The indigenous Colombians are not oblivious to this evidence, nor to the fundamental role they play in leading the fight against climate change. It is something natural, that is in them and that they have done for centuries. “The territories that they call uncultivated, but which for us are ancestral, we feel that the Government has not done a good job to safeguard them. Instead, he has finished them off with deforestation, extensive cattle ranching and allowing certain actors to harm them, ”says Rodríguez. “One is going to make a comparison and realize that, on the other hand, the indigenous reservations are very healthy, well preserved, and that is why it has been said that indigenous peoples are the best conserving the world,” he assured.

But if the experts know it, science reassures  it and international organizations constantly reiterate it, among these communities the perception is that the evidence has been rather ignored by the Colombian government. Cervantes Gómez Arcángel, a Cubeo indigenous from Vaupés region, sees it as follows: “We are calling for the government’s guidelines on climate change to be articulated with us. That recognition be made to the peoples who have traditionally cared for our territories and that we are recognized at the institutional level”.

In December of last year, Duque’s administration, through the Ministry of the Environment, updated its climate commitments. In other words, it published what its roadmap will be between now and 2030 to reduce its greenhouse gas emissions and adapt to climate change (All under the umbrella of the Paris Agreement). But despite the fact that this commitment, as pointed out by Aguilar from Ambiente y Sociedad: “has a differential ethnic approach and with vulnerable communities, in which it is recognized that a large part of the natural forests are managed by ethnic and local communities, and the importance of indigenous reservations in the protection of forests”. The indigenous, on their part, feel that, until now, this is a statement that has just remained on paper.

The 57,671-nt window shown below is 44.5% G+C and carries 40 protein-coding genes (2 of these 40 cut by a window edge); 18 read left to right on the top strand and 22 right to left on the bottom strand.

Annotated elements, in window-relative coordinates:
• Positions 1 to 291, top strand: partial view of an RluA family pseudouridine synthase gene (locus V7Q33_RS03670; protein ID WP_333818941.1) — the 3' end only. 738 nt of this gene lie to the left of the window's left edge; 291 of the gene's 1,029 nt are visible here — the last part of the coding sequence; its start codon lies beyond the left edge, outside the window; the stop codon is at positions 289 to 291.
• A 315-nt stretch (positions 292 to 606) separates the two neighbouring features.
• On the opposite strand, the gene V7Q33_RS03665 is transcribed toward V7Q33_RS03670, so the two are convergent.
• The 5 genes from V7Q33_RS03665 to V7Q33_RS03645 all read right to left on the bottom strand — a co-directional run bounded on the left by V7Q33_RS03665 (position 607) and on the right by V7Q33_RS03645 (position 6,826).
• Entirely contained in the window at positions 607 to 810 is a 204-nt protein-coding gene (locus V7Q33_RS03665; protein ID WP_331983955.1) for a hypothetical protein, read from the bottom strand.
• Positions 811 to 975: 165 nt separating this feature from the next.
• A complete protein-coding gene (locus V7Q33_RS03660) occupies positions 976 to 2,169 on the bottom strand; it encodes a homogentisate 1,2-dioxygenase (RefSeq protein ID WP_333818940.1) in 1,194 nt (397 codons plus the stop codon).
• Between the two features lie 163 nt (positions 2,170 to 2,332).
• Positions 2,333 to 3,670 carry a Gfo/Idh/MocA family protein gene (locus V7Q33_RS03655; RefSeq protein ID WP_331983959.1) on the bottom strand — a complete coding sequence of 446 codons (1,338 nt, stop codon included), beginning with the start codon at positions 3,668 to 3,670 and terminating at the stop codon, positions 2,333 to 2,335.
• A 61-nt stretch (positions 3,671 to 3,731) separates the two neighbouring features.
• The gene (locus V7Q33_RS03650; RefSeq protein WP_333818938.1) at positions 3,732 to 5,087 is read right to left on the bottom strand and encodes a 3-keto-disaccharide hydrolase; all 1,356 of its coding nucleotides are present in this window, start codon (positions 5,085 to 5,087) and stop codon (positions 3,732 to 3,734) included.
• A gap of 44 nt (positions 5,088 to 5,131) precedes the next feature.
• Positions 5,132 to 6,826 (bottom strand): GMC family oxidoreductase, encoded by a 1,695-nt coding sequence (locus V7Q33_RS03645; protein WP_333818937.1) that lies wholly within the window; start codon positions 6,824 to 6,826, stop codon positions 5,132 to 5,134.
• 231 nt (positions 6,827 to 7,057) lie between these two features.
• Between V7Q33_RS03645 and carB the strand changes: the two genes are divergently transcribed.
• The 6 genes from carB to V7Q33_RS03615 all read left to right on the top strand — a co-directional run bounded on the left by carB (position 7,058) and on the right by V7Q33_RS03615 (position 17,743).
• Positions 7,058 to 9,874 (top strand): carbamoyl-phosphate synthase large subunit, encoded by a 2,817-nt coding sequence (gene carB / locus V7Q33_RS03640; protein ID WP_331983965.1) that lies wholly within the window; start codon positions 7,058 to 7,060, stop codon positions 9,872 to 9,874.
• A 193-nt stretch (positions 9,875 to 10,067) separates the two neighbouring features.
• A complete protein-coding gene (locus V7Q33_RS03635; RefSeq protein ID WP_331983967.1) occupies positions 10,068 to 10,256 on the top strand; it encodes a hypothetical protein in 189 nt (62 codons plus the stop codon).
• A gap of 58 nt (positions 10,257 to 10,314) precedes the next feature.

Altogether Rodríguez, Bautista and Arcángel (all three from different towns) agree on the same thing. Indigenous communities are not taken into account in the construction of policies related to climate change. CONPES (National Council for Economic and Social Policy), decrees, laws and circulars are published, related to the Colombian Amazon (where 52 indigenous peoples live according to the Organization of the Indigenous Peoples of the Colombian Amazon) but they are never consulted.

And it is not because in Colombia there are no spaces for participation. According to Aguilar, to discuss climate change policies there are the nine regional climate change nodes, where there are representatives of the ethnic groups, as well as autonomous spaces for participation, such as the MIAACC (Indigenous Amazonian Environmental and Climate Change Board). But, as she herself points out, “although the Government has taken steps to recognize the role of indigenous people in the fight against climate change, it still falls short in the measurements of many goals, including reducing deforestation, where indigenous worldviews are not directly included”.

Mateo Estrada, advisor on environmental issues and climate change to the general coordination of OPIAC, believes that this problem is compounded by resources. Since, the latter, above all those of international cooperation, which, they feel, is more aligned with the protection of the Amazon, never reach the communities. “There are 24 million hectares of protected land, and almost all of it is about strategic ecosystems,” he says. “But there are no spaces where we have participation from the beginning and where resources can be appropriated.” His words go beyond an opinion. In fact, in 2018 the report entitled “Cornered by protected areas” and co-written by the NGO Rights and Resources Initiative, indicated that of the US $ 1,070million that came from 43 entities to protect the Amazon between 2013 and 2015, only 11% was invested in indigenous communities and 6% in promoting initiatives to improve the lives of local people. That explains, in a way, why programs to stop deforestation are not very successful.

The evidence is clear. What the indigenous people of the Colombian Amazon want and think is also true. The dialogue spaces are created. But as the communities themselves say, what seems to lack is the will of the government to understand that indigenous peoples are one of the key pieces to meet the ambitious goal of reducing greenhouse gas emissions to 51% by 2030. Still, some believe, there is room for hope. In February of this year, the draft decree that will create the National Indigenous Environmental Commission was published, a space where different indigenous organizations will sit down to talk with the Ministry of the Environment, the Ministry of the Interior, the IDEAM (Institute of Hydrology, Meteorology and Environmental Studies) and National Natural Parks, about this problem.